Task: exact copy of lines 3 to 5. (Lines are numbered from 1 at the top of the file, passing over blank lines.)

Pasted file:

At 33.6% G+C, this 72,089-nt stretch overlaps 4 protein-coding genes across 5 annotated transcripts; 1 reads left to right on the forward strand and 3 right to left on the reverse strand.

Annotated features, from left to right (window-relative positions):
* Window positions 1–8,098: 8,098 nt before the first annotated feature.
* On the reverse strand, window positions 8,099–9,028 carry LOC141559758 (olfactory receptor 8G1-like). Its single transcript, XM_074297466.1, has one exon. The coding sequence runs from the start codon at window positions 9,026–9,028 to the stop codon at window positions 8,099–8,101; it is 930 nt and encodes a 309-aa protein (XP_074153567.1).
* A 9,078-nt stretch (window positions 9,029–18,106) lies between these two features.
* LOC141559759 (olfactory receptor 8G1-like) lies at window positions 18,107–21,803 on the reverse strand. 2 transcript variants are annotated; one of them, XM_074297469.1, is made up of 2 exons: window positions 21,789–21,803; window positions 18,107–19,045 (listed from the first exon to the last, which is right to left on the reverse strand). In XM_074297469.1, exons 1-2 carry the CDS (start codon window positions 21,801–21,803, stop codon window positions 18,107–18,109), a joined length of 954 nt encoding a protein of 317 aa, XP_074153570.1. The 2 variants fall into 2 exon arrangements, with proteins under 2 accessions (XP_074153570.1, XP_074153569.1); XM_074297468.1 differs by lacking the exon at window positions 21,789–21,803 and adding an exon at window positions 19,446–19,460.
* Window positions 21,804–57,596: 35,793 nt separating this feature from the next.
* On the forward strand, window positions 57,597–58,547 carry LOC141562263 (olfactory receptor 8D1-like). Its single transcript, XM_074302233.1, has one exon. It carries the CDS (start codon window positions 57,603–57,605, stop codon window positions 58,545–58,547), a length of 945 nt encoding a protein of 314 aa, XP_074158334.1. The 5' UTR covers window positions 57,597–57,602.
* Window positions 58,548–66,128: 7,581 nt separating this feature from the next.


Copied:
* Window positions 1–8,098: 8,098 nt before the first annotated feature.
* On the reverse strand, window positions 8,099–9,028 carry LOC141559758 (olfactory receptor 8G1-like). Its single transcript, XM_074297466.1, has one exon. The coding sequence runs from the start codon at window positions 9,026–9,028 to the stop codon at window positions 8,099–8,101; it is 930 nt and encodes a 309-aa protein (XP_074153567.1).
* A 9,078-nt stretch (window positions 9,029–18,106) lies between these two features.